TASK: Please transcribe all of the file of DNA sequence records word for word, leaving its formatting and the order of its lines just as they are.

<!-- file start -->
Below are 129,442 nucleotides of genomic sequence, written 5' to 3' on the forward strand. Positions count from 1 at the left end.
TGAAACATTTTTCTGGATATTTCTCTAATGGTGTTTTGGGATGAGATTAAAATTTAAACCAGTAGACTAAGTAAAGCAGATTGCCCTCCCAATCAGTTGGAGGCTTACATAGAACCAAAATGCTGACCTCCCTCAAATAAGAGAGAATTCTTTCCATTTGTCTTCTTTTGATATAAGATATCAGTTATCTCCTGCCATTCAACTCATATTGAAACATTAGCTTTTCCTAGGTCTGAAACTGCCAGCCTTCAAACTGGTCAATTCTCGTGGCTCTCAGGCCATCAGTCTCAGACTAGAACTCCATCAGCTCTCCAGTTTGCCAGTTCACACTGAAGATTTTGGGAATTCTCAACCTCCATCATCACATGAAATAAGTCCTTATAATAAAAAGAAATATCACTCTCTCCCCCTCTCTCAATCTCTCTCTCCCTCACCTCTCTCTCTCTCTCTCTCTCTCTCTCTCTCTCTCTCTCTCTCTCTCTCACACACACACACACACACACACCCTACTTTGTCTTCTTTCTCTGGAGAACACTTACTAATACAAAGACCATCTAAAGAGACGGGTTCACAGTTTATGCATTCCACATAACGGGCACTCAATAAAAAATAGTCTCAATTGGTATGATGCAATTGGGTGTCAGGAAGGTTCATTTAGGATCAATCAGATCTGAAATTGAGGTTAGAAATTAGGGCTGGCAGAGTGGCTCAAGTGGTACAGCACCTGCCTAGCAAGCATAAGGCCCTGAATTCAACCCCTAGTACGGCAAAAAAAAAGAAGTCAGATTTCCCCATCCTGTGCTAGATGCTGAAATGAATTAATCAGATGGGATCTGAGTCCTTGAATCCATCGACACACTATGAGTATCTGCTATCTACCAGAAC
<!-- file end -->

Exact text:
Below are 129,442 nucleotides of genomic sequence, written 5' to 3' on the forward strand. Positions count from 1 at the left end.
TGAAACATTTTTCTGGATATTTCTCTAATGGTGTTTTGGGATGAGATTAAAATTTAAACCAGTAGACTAAGTAAAGCAGATTGCCCTCCCAATCAGTTGGAGGCTTACATAGAACCAAAATGCTGACCTCCCTCAAATAAGAGAGAATTCTTTCCATTTGTCTTCTTTTGATATAAGATATCAGTTATCTCCTGCCATTCAACTCATATTGAAACATTAGCTTTTCCTAGGTCTGAAACTGCCAGCCTTCAAACTGGTCAATTCTCGTGGCTCTCAGGCCATCAGTCTCAGACTAGAACTCCATCAGCTCTCCAGTTTGCCAGTTCACACTGAAGATTTTGGGAATTCTCAACCTCCATCATCACATGAAATAAGTCCTTATAATAAAAAGAAATATCACTCTCTCCCCCTCTCTCAATCTCTCTCTCCCTCACCTCTCTCTCTCTCTCTCTCTCTCTCTCTCTCTCTCTCTCTCTCTCTCTCACACACACACACACACACACACCCTACTTTGTCTTCTTTCTCTGGAGAACACTTACTAATACAAAGACCATCTAAAGAGACGGGTTCACAGTTTATGCATTCCACATAACGGGCACTCAATAAAAAATAGTCTCAATTGGTATGATGCAATTGGGTGTCAGGAAGGTTCATTTAGGATCAATCAGATCTGAAATTGAGGTTAGAAATTAGGGCTGGCAGAGTGGCTCAAGTGGTACAGCACCTGCCTAGCAAGCATAAGGCCCTGAATTCAACCCCTAGTACGGCAAAAAAAAAGAAGTCAGATTTCCCCATCCTGTGCTAGATGCTGAAATGAATTAATCAGATGGGATCTGAGTCCTTGAATCCATCGACACACTATGAGTATCTGCTATCTACCAGAAC